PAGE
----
If you think you may have rubella let your doctor's practice know before you visit, so they can arrange your visit so other patients, such as pregnant women, are not put at risk. Your doctor may suspect that you have rubella from your symptoms, but other viral infections often have similar symptoms, so a blood test is the only way to confirm a diagnosis.
A sample of blood will be taken from a vein in your arm and tested for certain antibodies. Antibodies are proteins that your body produces to destroy disease-carrying organisms and toxins. If you have rubella or you have had it in the past, your blood will test positive for certain antibodies.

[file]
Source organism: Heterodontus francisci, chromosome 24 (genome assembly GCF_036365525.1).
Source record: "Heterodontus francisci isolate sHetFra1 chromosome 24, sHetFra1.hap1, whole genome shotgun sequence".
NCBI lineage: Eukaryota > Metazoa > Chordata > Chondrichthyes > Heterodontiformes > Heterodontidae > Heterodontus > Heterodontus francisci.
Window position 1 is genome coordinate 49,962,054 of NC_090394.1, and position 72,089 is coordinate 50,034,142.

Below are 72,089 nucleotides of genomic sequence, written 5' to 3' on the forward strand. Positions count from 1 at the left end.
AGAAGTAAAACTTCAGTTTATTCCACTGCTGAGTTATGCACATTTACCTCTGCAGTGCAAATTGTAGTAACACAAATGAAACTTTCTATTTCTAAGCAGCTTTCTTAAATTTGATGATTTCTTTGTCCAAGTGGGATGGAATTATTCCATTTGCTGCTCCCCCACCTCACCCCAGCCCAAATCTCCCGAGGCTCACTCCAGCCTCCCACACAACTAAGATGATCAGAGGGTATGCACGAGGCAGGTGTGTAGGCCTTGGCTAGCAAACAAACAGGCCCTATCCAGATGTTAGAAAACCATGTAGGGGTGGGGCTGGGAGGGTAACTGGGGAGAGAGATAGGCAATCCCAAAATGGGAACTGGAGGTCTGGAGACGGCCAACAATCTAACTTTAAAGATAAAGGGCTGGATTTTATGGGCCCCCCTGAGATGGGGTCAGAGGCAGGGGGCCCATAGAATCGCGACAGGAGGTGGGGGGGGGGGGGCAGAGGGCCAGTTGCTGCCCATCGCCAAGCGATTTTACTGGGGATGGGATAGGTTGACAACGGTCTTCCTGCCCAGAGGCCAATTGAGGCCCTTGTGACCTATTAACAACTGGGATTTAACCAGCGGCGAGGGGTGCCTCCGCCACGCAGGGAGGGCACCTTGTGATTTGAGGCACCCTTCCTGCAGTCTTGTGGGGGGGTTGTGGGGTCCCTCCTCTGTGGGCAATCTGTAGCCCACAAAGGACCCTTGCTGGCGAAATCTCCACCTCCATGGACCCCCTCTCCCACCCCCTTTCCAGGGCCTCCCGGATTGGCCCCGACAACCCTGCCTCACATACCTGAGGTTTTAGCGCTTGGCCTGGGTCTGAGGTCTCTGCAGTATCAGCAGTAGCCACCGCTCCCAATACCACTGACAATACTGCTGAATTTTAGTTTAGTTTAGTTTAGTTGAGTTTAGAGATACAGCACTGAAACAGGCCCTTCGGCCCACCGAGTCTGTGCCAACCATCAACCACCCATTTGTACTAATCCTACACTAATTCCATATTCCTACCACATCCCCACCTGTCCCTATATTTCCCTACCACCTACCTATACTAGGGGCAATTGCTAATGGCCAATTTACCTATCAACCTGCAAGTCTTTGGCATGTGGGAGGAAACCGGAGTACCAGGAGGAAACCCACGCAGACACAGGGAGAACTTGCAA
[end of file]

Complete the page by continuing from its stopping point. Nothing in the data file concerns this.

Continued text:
Diagnosis in pregnant women
If you are pregnant and have some of the symptoms of rubella, your doctor may want to test you for the infection to rule it out early on. This is because of the risk of birth defects developing if rubella infection occurs in early pregnancy.
You should see your doctor if you have had face-to-face contact with someone who has rubella, or if you have spent more than 15 minutes in the same room as someone who has rubella. If you have not previously been immunised against rubella, your doctor may wish to do further tests and you should be vaccinated after the baby is born.
If testing shows that you have rubella, you will be referred to a doctor who specialises in conditions that can affect unborn babies (an obstetrician).
Last reviewed: July 2017